Category: Unusual Baby Names
They’re looking for a bold name for baby number two! Can you help brainstorm unusual baby names–word names or vintage gems that are seldom heard in real life – but still sound like names?
My daughter will be 2 years old when this baby is born in late October.
Her name is Arliss Lorraine. I have a great aunt named Arlys but never really met her … that was random! I got the name from the little boy in Old Yeller. I knew that was THE name when I saw the movie as a child. It is unisex and we didn’t find out the sex of the baby so it was perfect. Lorraine is a family name on both sides, but honestly, I just like it – it’s a bonus that people thought it was in honor of them!
Our second child is another delivery surprise.
Roane is a family name on my side. It’s pronounced row – ane, like Jane or rain. It was my late grandfather’s name, but I think it would work for a boy or a girl.
If it is a girl, we like Maple, Mabel, Ardelle – another family name, but just like Arliss, not really naming her after anyone, and Mora Gene, a Southern double name. (We live in the South.) Another middle name option is Story.
Rudolph is our last name. Yup, like the reindeer.
Having a name that no else has is a big thing for me. I’m not a huge fan of nicknames.
I love that I have a story about naming Arliss, and I’m kind of sad that I don’t have that for this one!
The Name Sage replies:
By Linda Rosenkrantz
Can you guess which initial letter is one of the very few that’s missing from the girls’ Top 100 list?
No, it’s not Q (Quinn) and it’s not Z (Zoe). Surprisingly enough it’s the letter D. Yes, the era of Debby and Diane and Danielle as girl baby names is long over. The only D name coming close is Daisy—a Top 25 name in England and Wales— which is 183 in the US.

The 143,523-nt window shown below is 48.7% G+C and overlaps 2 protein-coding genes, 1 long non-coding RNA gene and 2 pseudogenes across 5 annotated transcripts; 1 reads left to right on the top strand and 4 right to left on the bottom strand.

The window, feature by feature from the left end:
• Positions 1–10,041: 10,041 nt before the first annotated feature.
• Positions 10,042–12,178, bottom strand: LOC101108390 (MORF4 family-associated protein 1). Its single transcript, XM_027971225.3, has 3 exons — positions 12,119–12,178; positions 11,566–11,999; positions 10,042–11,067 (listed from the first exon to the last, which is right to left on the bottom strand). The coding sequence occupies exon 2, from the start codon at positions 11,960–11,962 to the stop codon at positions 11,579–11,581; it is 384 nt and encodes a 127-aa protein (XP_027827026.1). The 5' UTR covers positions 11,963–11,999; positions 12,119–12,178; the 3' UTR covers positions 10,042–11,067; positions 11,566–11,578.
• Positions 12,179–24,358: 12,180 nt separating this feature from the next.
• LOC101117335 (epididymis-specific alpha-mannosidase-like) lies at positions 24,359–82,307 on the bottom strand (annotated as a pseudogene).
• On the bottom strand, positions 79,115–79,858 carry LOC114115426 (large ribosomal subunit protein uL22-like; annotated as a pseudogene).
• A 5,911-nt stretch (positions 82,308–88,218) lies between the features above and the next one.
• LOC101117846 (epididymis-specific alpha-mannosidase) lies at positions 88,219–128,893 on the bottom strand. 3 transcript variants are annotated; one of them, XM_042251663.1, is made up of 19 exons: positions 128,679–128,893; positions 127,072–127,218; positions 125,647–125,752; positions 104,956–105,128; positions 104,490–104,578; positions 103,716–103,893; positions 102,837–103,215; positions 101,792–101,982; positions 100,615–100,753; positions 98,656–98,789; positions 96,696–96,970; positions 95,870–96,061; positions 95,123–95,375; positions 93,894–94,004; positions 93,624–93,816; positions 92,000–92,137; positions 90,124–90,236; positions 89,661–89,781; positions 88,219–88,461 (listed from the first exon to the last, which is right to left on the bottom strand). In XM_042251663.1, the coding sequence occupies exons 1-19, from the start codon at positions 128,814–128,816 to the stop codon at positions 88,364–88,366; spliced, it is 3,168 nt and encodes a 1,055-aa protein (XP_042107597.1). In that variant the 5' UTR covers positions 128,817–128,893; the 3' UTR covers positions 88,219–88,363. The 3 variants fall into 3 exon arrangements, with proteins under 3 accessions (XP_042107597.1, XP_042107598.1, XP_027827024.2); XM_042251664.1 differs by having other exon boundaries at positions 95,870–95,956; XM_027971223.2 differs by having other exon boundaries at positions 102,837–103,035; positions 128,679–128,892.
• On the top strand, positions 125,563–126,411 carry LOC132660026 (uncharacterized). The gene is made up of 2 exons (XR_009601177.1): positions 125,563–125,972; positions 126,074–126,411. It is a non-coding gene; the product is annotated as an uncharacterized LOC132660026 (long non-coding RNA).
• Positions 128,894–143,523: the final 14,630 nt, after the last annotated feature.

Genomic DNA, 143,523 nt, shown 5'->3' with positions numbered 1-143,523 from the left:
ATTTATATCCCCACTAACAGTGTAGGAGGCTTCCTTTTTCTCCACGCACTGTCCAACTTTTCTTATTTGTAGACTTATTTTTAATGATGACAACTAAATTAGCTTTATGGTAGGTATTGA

But why? There are dozens of delightful D girl baby names that deserve more use—and here the Nameberry picks of 15 of the most interesting neglected candidates.
While scrolling through the 2015 names list (because what else would one do in their spare time?) a lovely name caught my eye – Arantxa. Also spelled Aranza or Arantzazu, it’s a Basque name meaning “thornbush”. I’ve never seen this name before, and a cursory glance around name sites showed it indeed to be a rarity.
As a matter of fact, Basque name imports from that area of northern Spain and southern France are few and far between. Here are some other choice international baby names picks for your consideration!
Most x’s are pronounced as “sh” in Basque. English (or other well-known) equivalent names are included in italics!
You can tell how much Americans are inspired by famous actresses by looking at the baby name charts! When a new leading lady hits the scene, it’s almost expected that her name will become an influential baby names choice for newborns – at least for a little while.
This effect is especially easy to see with actresses that have uncommon, never-charted names. When they first become celebrities, their names get a boost – often enough for those names to appear in the SSA’s baby name data for the very first time.
Here are a dozen historical actresses, most of whom caused at least one debut appearance on the charts, and the stories behind their distinctive names:
The Name Sage finally finds a name she just can’t support. Happily, the mom’s shortlist is packed with other possibilities.
Since childhood, I have been interested in mythologies and folklore, and I prefer names with a similar background.
Many of them sound alluring and have such beautiful meanings – like Lucifer means bringer of light.
While I don’t have any problem with them, I worry others will. After all, who names their child after Satan?
What do you think? Is it too much to use these names?
The Name Sage replies: